How Queen Elizabeth II became the longest-serving female head of state

The Queen opening the Borders Railway on the day she became the longest-reigning British monarch, 2015. In her speech, she said she had never aspired to achieve that milestone.

For almost 69 years, Queen Elizabeth II has sat on the throne in England and dedicated her life to serving her people. She celebrated her 96th birthday on April 21 as the longest-reigning monarch of the United Kingdom and 15 other Commonwealth realms; it is hard to believe that she was never expected to wear the crown when she was born.

While she was third in line at the time, her uncle, King Edward VIII, was the sitting king when he met American Wallis Simpson. It was expected that King Edward VIII would marry and have his children who would take precedence over Elizabeth, but he only had eyes for Wallis. Since Simpson was divorced, the king would not be allowed to marry her; thus, King Edward abdicated the throne for love to his younger brother, who would become King George VI. After ruling for 18 years before falling ill, Elizabeth, the oldest daughter of King George, would step up and become the Queen we know today.

Princess Elizabeth in the Auxiliary Territorial Service, April 1945.

In 1944 with World War II in full scale, when Elizabeth turned 18, she wanted to do her part to support her country. At the time, unmarried women under 30 in England were required to join the effort, work the land or industry. Elizabeth chose the war efforts. She joined the Auxiliary Territorial Service (ATS or the women’s branch of the British Army), where she trained as a mechanic. A few months later, the war in Europe would end, making Elizabeth the only female royal family member to serve in the military.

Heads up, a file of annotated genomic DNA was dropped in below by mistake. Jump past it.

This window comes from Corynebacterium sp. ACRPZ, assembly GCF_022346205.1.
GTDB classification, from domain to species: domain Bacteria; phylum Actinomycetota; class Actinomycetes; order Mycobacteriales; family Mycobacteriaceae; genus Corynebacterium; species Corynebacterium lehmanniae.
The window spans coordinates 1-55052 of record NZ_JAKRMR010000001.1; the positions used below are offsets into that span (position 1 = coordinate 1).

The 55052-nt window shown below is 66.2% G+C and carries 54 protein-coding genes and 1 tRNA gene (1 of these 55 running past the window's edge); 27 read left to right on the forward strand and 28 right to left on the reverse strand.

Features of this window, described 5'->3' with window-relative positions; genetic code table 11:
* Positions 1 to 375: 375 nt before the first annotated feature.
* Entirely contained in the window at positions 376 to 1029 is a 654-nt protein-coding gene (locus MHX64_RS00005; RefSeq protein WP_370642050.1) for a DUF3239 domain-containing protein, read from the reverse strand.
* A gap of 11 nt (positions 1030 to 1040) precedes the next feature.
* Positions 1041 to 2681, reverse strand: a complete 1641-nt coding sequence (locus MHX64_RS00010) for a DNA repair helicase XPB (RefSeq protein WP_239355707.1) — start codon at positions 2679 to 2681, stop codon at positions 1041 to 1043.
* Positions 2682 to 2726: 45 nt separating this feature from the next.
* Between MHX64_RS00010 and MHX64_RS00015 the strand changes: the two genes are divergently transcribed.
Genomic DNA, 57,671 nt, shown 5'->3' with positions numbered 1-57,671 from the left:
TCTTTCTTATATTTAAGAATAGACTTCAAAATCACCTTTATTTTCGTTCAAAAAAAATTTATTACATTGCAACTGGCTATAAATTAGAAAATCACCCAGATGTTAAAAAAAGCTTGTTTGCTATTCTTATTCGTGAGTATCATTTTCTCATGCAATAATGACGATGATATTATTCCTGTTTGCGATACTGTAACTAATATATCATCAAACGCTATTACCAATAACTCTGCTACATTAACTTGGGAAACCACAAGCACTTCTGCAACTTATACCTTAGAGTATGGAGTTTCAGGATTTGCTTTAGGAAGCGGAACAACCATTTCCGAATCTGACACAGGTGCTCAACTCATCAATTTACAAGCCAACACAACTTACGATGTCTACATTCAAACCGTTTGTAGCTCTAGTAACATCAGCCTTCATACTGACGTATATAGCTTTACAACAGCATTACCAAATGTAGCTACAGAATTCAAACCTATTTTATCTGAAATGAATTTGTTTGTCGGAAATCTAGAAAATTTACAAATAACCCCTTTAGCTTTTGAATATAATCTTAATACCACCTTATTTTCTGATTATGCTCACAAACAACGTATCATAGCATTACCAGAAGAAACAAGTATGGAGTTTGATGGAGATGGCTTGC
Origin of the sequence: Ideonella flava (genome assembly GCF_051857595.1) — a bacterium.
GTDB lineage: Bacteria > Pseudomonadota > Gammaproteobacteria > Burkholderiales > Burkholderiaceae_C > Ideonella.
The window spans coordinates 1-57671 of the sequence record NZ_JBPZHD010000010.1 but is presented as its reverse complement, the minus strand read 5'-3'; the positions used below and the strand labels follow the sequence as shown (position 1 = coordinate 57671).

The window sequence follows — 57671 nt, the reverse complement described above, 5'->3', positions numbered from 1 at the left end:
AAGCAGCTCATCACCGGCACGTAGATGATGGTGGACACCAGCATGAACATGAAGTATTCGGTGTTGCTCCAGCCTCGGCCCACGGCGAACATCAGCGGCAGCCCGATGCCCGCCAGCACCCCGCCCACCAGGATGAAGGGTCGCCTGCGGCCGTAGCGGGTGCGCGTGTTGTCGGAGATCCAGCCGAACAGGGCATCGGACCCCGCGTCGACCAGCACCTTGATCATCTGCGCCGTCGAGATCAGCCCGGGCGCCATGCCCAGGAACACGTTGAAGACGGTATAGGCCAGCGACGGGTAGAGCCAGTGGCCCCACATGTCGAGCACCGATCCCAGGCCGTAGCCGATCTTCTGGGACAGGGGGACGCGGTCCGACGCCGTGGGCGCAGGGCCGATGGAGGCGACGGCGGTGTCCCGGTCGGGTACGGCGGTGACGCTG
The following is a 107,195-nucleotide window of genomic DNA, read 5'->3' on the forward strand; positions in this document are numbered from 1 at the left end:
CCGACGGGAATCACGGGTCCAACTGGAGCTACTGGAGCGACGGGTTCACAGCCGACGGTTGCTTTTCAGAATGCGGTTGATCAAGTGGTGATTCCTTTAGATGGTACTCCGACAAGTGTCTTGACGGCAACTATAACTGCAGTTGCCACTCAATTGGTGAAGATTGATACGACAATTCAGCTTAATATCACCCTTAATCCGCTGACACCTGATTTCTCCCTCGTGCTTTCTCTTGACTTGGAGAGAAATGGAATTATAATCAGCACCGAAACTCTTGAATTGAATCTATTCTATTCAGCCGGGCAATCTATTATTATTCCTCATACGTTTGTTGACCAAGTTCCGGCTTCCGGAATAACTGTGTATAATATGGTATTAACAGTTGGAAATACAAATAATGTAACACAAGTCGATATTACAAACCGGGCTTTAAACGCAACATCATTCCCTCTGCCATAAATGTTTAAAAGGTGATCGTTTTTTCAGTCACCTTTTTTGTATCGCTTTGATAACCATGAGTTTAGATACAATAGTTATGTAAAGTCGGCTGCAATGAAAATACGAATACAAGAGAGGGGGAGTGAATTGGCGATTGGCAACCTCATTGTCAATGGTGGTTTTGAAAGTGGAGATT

A few years later, her mechanic training would come in handy when she and Prince Philips’s entourage would have engine troubles on a trip to Kenya. After they pulled to the side of the road, it would be said that Elizabeth told the driver to pop the hood and began giving instructions on how to fix the issue. Then, with the driver looking stunned, she responds, “it’s ok. I was a mechanic during the war.”

From there, she would go on to serve her country and the commonwealth, often putting them before her own family. She serves as a patron of more than 600 charity organizations in which she helps to bring public attention to these causes. Her work to raise money for them will impact world poverty as her legacy for years to come. In the last several years, she has begun to pass many patronages to other royal family members to ensure a royal patron always represents them.

Her Majesty The Queen, accompanied by The Duke of Edinburgh, visiting Birmingham as part of their Diamond Jubilee Tour in 2012.

Over the years, she had been encouraged to step down from royal duties to allow her son, Prince Charles, to take the throne as her mobility had become restricted. In each case, she had refused to do so, citing that when she was coronated in 1953, Elizabeth took an oath to serve her people and continue to do so until she died.

Queen Elizabeth II is the longest-reigning British monarch beating Queen Elizabeth I, who held the throne for 63 years and was the longest-serving female head of state in history. Queen Elizabeth is also the last surviving head of state who served during WWII. Her husband of 73 years, Prince Phillip, passed away in 2021. They will be laid to rest together in the King George VI memorial chapel in Windsor with her parents and sister when the time comes. Following her on the throne will be her eldest son, Charles, Prince of Wales, followed by her grandson Prince William.